Prisoners, wearing Brazil's national soccer team jerseys, play against a team of veteran Peruvian players, who are visitors to the event, at their own version of the 2014 World Cup at the Castro-Castro prison in Lima, June 2, 2014.Reuters

A serial killer and an abductor are few among the 36 prisoners who have formed a team, registered under the name "West Bengal Inmates Sports Club", to compete in the North 24 Parganas District Football league tournament in West Bengal on Monday.

The West Bengal Correctional Department feels this is a unique initiative to "correct" the criminals.

The high profile prisoners in the team include Robin Mallick, a serial murder convict who has appealed against capital punishment at the Calcutta High Court; Mukesh Singh, accused in the Roma Jhawar abduction case; Somnath Mistri and Jagannath Naskar, abduction and murder convicts; and Piyush Biswas, who was convicted in Kolkata Police Sergeant Bapi Sen's murder.

"Yes, they're all high profile prisoners but at the same time they are all human beings. But at the same time they are all governed by the West Bengal Correctional Services Act, 1992. It's about reforming them and making them acceptable to the society that's the main objective," Adhir Sharma, ADG (Prison) told PTI.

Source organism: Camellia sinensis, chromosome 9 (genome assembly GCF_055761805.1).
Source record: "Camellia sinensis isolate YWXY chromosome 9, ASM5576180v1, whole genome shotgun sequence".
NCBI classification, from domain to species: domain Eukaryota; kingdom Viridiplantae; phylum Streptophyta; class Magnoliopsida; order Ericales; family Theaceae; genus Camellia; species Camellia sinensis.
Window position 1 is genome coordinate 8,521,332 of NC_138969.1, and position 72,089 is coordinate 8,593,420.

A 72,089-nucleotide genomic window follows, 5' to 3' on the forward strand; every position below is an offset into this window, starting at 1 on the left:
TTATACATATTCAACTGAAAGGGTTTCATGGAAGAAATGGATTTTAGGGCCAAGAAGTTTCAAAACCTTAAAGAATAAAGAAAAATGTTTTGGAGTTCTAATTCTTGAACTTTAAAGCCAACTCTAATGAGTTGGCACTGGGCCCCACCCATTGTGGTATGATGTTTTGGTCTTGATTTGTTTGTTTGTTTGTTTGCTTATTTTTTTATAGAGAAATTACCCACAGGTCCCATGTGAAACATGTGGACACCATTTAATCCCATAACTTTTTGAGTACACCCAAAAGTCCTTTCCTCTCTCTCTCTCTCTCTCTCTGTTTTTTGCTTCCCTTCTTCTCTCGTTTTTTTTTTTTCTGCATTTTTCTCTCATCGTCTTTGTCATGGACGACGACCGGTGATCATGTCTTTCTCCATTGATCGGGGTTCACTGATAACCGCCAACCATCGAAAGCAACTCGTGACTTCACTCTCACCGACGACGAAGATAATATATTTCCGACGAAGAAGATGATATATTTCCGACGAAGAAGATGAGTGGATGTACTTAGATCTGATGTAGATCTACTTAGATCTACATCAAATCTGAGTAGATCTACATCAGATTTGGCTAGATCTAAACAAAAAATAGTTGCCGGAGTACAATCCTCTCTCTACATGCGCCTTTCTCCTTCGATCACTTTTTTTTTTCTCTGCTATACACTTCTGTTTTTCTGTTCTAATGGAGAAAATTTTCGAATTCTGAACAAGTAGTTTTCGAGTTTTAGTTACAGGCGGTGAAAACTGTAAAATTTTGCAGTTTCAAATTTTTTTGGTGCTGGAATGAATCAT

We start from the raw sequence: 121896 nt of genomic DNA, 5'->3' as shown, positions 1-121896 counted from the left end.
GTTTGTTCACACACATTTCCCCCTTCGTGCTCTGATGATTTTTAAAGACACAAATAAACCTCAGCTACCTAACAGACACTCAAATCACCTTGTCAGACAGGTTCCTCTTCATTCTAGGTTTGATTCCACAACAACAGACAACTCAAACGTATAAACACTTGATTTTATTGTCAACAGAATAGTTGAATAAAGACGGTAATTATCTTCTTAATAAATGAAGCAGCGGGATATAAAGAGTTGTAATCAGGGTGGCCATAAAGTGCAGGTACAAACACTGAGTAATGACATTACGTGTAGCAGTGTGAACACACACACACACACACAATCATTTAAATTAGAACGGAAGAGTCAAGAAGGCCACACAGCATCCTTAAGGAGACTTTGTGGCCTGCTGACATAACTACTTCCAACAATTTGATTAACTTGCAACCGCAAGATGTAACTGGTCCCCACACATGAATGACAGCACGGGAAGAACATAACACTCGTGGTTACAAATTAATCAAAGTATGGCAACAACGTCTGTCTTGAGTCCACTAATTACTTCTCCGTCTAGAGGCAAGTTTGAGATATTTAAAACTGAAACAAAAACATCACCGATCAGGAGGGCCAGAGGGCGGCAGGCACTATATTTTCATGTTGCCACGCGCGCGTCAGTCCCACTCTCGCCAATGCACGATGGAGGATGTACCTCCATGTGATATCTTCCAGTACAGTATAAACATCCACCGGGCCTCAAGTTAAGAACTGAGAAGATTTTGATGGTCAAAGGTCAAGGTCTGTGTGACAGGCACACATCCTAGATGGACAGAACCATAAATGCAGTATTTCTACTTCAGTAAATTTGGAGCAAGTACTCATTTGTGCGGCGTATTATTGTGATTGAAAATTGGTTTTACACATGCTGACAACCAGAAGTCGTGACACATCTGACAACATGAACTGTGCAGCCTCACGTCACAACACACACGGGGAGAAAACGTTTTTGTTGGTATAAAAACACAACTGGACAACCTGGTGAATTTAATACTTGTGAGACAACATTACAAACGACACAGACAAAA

According to Sharma, the inmates are aged 25-30 years and are young to be rehabilitated from their past life.

"It's how you look at life even a glass of water is always half-full or half-empty! It's about implementing the Act and not just hang a signboard and ask them to follow it. Under the Act, they can participate in cultural activities and a sport too is one of them," Sharma pointed out.

The team was formed three years ago, and they have played at the East Bengal ground previously. The prisoners have not showed any unacceptable action while they are on the field so far. 

"There's always been tight security but we've not faced any trouble so far. We give them some hours of parole to play outside and their families also come at times," Sharma added.

The tournament is a two-month affair. The team will compete among five teams in their group and will play their first fixture against home team Agarpara Krira Sanstha.

The team trains two hours everyday at the Dum Dum Correctional Home under the supervision of coach Mihir Das.

"Recently, we played against Army side in Fort William and at the East Bengal ground. They feel very happy to come out of the confinement of four walls and perform in the field even as it lasts for a couple of hours!" Das said.

"My objective will be filled if they're reformed through football and society accepts them as normal human beings. After all they all are repentant of the heinous crimes theve committed and desperately want to return to normal lives."